Abuse and violence

What are trauma characteristics?

For a person to be diagnosed with PTSD, exposure to at least one trauma is required. These are determined by the latest version of the Diagnostic and Statistical Manual of Mental Disorders (DSM-5) as being exposed to threatened death, actual or threatened serious injury, or actual or threatened sexual violence. Examples of exposures are direct exposure, witnessing the trauma, or learning that a relative or close friend was exposed to a trauma. Traumas can also be encountered in the course of professional duties. Differences in trauma characteristics, along with differences in personal characteristics, may affect the risk of developing PTSD.

What is the evidence for PTSD in people exposed to abuse and violence?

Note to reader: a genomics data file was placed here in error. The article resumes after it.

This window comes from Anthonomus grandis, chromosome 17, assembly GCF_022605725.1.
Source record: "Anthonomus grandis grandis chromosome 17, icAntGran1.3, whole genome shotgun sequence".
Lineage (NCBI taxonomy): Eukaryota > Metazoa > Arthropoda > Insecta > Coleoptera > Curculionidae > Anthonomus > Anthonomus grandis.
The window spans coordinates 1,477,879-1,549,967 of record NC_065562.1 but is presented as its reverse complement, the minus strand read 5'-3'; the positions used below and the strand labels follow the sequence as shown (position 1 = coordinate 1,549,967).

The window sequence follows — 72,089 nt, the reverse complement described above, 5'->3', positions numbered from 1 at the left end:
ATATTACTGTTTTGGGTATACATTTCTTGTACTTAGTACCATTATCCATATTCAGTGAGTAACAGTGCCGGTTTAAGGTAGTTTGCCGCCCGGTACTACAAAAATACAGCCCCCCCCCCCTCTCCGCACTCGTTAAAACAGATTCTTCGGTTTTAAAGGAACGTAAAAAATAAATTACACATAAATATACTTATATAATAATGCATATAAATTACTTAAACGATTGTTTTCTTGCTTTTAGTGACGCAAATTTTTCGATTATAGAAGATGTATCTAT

Moderate to high quality evidence found a large association between exposure to sexual assault and subsequent PTSD-related conditions. There were also medium-sized increases in PTSD following exposure to bullying, racism, and childhood sexual or childhood physical abuse. There were no significant associations between PTSD and neglect or witnessing interpersonal violence in childhood.

Moderate quality evidence found a medium-sized association between victimisation from intimate partner violence and PTSD, and a small association between perpetration of intimate partner violence and PTSD. There was also a large increased risk of partner violence in general in people with PTSD. These associations were similar for males and females.

Moderate to high quality evidence found a small association between greater level of exposure to mass shootings (closer proximity, longer duration) and increased PTSD symptoms in those exposed.

August 2021

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Last updated at: 5:24 am, 5th August 2021
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Fact Sheet Technical Commentary

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